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Sharing a horse

Posted in Buying and Selling

Owning a horse can be a dream come true, but what happens when you’re short on time? And what if it’s simply not practical to have your own horse? Sharing can be a great solution, provided you get it right – Horse&Rider shows you how

If you want to spend more time with horses but can’t afford your own, or you’re struggling to give your horse the work he needs, then why not consider sharing? Plenty of riding, plus someone to share the responsibilities of horse ownership with…

Is sharing for you?

If you’re seeking a sharer because you can’t afford your horse’s upkeep or are unable to commit the time to his care, then it’s important to carefully consider how you would cope if your sharer ended the agreement. It’s essential to have a plan B – someone who could step in and help with his care in the interim or a slush fund that will cover a couple of months’ keep. In this instance, considering selling your horse may be in his best interests, even if it’s a tough decision for you to make as a loving owner.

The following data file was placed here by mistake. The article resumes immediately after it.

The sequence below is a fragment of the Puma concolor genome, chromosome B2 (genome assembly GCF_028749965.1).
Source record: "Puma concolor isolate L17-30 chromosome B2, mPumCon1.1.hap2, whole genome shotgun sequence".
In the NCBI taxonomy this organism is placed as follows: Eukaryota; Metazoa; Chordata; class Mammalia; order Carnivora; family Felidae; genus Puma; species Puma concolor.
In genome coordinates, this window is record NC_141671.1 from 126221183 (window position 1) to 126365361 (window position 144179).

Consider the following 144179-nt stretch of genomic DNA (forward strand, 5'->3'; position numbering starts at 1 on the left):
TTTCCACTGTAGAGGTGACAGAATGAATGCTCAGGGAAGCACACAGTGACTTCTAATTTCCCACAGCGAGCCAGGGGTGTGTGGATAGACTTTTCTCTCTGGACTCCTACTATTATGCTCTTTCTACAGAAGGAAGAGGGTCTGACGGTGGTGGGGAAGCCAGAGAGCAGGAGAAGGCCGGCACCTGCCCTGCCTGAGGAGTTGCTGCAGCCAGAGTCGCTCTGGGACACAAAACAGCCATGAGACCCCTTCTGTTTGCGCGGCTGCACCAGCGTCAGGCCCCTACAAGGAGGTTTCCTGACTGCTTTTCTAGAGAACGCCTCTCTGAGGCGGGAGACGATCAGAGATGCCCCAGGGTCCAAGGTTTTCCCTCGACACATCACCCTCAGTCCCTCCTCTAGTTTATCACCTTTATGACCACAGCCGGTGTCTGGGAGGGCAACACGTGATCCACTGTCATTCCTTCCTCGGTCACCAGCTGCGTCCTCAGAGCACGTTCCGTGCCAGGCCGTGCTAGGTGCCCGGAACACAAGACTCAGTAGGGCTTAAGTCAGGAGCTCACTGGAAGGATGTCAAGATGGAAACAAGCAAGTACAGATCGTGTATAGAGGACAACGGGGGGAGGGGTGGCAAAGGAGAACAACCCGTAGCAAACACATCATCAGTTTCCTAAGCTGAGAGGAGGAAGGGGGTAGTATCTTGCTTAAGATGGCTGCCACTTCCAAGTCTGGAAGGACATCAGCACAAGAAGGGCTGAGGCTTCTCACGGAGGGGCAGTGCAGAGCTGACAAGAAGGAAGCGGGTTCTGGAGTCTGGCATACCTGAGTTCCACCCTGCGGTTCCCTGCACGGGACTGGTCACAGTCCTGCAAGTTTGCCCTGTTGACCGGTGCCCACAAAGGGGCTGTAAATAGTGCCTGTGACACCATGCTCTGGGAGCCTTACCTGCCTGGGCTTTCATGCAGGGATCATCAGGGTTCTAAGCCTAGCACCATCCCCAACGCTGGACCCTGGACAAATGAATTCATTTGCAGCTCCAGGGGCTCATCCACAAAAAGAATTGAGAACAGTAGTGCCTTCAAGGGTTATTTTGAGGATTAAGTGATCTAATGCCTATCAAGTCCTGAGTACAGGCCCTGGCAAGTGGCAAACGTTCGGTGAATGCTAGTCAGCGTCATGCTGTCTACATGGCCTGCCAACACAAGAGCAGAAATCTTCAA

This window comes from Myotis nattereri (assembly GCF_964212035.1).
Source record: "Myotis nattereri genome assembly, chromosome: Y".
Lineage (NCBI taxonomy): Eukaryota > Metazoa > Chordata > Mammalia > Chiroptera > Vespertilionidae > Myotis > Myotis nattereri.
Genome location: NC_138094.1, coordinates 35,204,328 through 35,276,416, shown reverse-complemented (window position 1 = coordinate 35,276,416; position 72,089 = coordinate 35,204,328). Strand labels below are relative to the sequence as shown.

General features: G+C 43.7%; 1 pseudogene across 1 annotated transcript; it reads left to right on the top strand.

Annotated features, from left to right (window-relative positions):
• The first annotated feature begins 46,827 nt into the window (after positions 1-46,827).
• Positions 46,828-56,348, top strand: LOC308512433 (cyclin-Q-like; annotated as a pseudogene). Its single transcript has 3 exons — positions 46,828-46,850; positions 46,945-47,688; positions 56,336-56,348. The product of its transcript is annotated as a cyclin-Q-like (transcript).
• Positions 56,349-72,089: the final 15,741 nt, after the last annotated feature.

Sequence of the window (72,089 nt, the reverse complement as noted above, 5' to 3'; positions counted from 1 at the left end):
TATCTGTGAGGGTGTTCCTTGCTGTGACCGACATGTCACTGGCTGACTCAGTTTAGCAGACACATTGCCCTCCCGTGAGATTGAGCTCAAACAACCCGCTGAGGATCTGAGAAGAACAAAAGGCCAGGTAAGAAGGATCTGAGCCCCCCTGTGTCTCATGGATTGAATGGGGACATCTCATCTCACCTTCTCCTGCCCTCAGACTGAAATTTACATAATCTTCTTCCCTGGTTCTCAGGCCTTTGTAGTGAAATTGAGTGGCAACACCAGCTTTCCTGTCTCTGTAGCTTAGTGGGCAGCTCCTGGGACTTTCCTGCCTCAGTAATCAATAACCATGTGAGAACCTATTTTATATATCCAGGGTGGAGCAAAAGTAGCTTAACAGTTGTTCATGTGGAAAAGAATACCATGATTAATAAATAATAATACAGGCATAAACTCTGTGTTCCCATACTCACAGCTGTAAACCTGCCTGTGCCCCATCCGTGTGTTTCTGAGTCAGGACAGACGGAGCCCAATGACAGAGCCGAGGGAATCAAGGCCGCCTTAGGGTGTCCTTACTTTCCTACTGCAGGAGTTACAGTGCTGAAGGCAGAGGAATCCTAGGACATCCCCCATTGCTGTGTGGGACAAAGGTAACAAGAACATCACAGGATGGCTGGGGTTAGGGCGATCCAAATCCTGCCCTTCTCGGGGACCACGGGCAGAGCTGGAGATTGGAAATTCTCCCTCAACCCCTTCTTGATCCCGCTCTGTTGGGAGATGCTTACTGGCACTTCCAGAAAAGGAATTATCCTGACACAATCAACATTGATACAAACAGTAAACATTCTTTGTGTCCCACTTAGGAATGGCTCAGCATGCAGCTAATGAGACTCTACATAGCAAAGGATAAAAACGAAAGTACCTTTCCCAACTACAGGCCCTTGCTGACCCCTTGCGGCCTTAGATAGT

Top tips

  • Insurance is an absolute must-have. It’s essential to ensure both the horse and sharer are covered. Usually the owner takes responsibility for covering the horse while the sharer takes out suitable cover for themselves, but discuss and agree this beforehand. Always ask to see copies of the relevant insurance policy to ensure everyone is protected in case the worst happens.
  • Your yard security is important – be sensible about what you tell a sharer before you have an agreement, and make sure you ask to see (and copy) photo ID that proves their address, too.
  • Most horses cope well with having two riders and, so long as his routine is adhered to, he’s unlikely to notice much of a change.
  • Get a contract – there are templates available online.
  • Make sure your sharer has emergency contact info for you, your next of kin, and your horse’s vet, farrier and yard owner.
  • Keep a copy of your sharer’s emergency contact details at home and also at the stables.
  • Avoid awkward money conversations by asking your sharer to set up a standing order into your account each month.